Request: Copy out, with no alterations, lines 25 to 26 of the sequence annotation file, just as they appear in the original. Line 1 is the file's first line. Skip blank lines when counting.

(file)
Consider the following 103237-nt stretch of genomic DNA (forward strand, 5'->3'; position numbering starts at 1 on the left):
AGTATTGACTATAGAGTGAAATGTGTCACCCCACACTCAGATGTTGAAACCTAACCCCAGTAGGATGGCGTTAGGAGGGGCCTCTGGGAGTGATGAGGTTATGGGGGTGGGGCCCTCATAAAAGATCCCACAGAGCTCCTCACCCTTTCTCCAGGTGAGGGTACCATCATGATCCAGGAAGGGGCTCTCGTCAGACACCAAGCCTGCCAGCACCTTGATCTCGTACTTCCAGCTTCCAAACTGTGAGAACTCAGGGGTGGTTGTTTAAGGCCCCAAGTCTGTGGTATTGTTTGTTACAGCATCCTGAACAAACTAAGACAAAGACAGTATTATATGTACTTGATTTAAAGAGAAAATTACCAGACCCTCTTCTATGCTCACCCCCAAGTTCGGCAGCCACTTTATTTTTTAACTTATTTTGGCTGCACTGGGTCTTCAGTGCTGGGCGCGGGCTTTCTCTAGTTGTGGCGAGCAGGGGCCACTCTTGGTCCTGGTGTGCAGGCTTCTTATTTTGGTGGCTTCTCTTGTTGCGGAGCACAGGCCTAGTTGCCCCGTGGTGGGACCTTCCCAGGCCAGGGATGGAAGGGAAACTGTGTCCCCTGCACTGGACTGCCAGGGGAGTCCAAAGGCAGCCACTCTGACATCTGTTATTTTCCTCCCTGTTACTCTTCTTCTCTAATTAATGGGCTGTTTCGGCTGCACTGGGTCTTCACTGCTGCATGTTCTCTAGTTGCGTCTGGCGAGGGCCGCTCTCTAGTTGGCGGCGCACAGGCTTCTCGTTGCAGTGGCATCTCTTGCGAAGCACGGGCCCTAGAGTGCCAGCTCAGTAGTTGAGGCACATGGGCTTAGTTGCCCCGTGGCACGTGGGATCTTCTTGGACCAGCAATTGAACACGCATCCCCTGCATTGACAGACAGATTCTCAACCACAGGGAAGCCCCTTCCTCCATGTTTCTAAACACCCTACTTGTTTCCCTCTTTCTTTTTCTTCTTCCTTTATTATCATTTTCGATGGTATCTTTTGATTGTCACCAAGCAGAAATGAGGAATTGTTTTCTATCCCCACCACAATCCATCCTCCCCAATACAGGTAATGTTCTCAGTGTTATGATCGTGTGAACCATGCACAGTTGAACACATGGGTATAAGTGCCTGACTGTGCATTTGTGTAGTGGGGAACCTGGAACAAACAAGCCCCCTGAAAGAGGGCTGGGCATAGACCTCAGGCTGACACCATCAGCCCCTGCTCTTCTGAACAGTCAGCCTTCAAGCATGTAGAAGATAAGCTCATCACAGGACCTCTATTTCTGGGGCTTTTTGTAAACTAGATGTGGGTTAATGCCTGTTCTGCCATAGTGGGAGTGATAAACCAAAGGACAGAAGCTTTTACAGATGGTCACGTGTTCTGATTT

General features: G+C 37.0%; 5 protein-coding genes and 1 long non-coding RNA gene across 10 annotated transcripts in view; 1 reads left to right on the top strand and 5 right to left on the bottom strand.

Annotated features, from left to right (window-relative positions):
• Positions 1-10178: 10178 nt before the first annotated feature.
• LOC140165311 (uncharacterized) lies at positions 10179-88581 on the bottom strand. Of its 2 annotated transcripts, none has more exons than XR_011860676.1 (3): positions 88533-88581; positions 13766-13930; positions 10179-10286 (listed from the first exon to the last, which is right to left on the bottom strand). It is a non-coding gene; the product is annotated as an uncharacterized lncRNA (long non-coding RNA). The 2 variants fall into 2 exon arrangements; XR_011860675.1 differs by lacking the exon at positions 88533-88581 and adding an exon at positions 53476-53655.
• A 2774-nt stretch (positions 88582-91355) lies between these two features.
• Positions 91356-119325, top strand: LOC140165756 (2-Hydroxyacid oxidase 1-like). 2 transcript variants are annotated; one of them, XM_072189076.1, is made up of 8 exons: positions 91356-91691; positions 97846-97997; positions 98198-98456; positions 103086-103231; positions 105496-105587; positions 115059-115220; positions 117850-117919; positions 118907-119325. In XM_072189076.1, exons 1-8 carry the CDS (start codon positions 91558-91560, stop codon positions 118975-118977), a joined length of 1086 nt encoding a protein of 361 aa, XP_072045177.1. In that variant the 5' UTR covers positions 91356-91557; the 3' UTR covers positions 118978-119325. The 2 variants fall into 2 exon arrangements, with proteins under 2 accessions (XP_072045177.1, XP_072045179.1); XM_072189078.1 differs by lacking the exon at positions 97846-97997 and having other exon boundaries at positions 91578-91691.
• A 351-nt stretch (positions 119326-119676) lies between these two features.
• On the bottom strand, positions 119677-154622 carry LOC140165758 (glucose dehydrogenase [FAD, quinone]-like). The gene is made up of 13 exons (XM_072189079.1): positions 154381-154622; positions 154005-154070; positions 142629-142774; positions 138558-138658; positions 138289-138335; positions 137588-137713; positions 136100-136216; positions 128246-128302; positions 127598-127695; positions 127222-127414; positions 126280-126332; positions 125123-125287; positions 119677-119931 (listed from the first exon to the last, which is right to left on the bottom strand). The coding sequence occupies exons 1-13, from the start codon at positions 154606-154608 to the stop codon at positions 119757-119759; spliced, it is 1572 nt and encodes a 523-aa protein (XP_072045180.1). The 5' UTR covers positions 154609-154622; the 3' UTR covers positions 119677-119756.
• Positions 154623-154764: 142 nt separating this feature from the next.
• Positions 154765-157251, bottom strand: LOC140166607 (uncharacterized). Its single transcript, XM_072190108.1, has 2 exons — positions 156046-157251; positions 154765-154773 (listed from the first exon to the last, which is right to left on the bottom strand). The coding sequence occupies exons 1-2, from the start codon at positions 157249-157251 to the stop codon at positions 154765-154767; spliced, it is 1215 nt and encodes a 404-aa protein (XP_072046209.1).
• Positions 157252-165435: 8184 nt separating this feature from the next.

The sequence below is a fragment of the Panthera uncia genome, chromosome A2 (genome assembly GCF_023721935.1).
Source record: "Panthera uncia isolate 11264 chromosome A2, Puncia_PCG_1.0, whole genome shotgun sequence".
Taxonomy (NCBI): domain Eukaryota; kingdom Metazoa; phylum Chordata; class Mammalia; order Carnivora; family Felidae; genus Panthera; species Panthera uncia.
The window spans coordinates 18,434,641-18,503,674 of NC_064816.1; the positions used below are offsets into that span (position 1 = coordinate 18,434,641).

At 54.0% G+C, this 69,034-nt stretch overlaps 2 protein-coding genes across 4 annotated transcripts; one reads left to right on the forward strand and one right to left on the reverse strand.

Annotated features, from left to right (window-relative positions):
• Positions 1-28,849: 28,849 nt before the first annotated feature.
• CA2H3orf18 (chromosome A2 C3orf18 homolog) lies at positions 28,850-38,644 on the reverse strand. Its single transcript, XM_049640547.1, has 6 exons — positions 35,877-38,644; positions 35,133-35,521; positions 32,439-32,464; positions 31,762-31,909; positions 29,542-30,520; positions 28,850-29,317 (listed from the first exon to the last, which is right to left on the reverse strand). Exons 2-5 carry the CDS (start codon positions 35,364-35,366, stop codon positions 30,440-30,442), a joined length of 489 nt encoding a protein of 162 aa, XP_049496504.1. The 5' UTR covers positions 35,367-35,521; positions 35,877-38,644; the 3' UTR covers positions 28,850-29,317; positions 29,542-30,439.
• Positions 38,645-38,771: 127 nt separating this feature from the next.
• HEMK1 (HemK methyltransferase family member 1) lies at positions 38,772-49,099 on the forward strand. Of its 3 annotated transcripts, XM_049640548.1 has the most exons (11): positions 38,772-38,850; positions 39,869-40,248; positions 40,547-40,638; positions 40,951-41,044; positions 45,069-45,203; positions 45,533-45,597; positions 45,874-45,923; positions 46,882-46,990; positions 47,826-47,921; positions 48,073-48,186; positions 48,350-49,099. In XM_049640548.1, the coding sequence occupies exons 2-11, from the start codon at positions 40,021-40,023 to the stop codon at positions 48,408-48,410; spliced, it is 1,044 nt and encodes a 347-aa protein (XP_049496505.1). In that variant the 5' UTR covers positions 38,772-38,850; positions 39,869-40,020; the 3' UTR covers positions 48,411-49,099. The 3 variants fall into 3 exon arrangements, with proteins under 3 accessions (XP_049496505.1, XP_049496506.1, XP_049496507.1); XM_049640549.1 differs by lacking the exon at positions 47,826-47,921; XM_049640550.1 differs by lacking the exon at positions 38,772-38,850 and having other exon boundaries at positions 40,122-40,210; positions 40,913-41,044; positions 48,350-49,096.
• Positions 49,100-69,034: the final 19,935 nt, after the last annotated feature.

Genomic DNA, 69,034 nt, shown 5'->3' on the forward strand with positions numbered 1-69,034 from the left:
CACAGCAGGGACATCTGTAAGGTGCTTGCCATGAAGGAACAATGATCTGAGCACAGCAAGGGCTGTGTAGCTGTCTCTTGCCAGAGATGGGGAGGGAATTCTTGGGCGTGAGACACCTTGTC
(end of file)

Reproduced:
Genomic DNA, 69,034 nt, shown 5'->3' on the forward strand with positions numbered 1-69,034 from the left:
CACAGCAGGGACATCTGTAAGGTGCTTGCCATGAAGGAACAATGATCTGAGCACAGCAAGGGCTGTGTAGCTGTCTCTTGCCAGAGATGGGGAGGGAATTCTTGGGCGTGAGACACCTTGTC